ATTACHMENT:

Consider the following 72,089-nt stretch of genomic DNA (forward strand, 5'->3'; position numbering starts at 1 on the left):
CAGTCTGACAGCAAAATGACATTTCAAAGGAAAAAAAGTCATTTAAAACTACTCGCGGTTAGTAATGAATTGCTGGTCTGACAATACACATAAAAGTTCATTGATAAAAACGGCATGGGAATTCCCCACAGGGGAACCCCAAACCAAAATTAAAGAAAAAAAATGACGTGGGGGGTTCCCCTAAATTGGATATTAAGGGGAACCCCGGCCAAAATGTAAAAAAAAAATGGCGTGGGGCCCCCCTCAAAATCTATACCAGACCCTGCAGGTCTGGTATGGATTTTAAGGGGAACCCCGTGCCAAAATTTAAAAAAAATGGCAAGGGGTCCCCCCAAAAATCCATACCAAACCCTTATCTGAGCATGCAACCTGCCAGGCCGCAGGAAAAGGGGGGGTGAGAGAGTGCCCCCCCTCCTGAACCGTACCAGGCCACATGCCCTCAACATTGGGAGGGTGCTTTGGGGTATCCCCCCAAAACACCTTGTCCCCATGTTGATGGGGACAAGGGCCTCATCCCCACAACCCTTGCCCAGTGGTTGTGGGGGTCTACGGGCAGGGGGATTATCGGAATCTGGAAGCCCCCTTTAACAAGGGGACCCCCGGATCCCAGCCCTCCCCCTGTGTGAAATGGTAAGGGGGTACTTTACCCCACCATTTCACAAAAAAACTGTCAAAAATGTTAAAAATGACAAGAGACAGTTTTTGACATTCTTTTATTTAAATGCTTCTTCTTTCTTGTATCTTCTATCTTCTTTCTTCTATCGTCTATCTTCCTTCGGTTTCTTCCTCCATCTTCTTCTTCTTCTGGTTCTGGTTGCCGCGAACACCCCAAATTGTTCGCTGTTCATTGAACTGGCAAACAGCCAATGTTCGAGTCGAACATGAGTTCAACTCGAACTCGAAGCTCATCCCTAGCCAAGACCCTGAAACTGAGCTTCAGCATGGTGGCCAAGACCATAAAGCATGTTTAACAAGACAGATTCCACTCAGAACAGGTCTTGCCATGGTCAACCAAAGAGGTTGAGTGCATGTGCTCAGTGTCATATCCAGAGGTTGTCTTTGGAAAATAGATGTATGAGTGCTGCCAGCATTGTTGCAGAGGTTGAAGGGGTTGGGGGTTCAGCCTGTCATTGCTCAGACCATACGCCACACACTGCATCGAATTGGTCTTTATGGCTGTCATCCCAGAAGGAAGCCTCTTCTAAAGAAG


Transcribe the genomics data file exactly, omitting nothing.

Consider the following 72,089-nt stretch of genomic DNA (forward strand, 5'->3'; position numbering starts at 1 on the left):
CAGTCTGACAGCAAAATGACATTTCAAAGGAAAAAAAGTCATTTAAAACTACTCGCGGTTAGTAATGAATTGCTGGTCTGACAATACACATAAAAGTTCATTGATAAAAACGGCATGGGAATTCCCCACAGGGGAACCCCAAACCAAAATTAAAGAAAAAAAATGACGTGGGGGGTTCCCCTAAATTGGATATTAAGGGGAACCCCGGCCAAAATGTAAAAAAAAAATGGCGTGGGGCCCCCCTCAAAATCTATACCAGACCCTGCAGGTCTGGTATGGATTTTAAGGGGAACCCCGTGCCAAAATTTAAAAAAAATGGCAAGGGGTCCCCCCAAAAATCCATACCAAACCCTTATCTGAGCATGCAACCTGCCAGGCCGCAGGAAAAGGGGGGGTGAGAGAGTGCCCCCCCTCCTGAACCGTACCAGGCCACATGCCCTCAACATTGGGAGGGTGCTTTGGGGTATCCCCCCAAAACACCTTGTCCCCATGTTGATGGGGACAAGGGCCTCATCCCCACAACCCTTGCCCAGTGGTTGTGGGGGTCTACGGGCAGGGGGATTATCGGAATCTGGAAGCCCCCTTTAACAAGGGGACCCCCGGATCCCAGCCCTCCCCCTGTGTGAAATGGTAAGGGGGTACTTTACCCCACCATTTCACAAAAAAACTGTCAAAAATGTTAAAAATGACAAGAGACAGTTTTTGACATTCTTTTATTTAAATGCTTCTTCTTTCTTGTATCTTCTATCTTCTTTCTTCTATCGTCTATCTTCCTTCGGTTTCTTCCTCCATCTTCTTCTTCTTCTGGTTCTGGTTGCCGCGAACACCCCAAATTGTTCGCTGTTCATTGAACTGGCAAACAGCCAATGTTCGAGTCGAACATGAGTTCAACTCGAACTCGAAGCTCATCCCTAGCCAAGACCCTGAAACTGAGCTTCAGCATGGTGGCCAAGACCATAAAGCATGTTTAACAAGACAGATTCCACTCAGAACAGGTCTTGCCATGGTCAACCAAAGAGGTTGAGTGCATGTGCTCAGTGTCATATCCAGAGGTTGTCTTTGGAAAATAGATGTATGAGTGCTGCCAGCATTGTTGCAGAGGTTGAAGGGGTTGGGGGTTCAGCCTGTCATTGCTCAGACCATACGCCACACACTGCATCGAATTGGTCTTTATGGCTGTCATCCCAGAAGGAAGCCTCTTCTAAAGAAG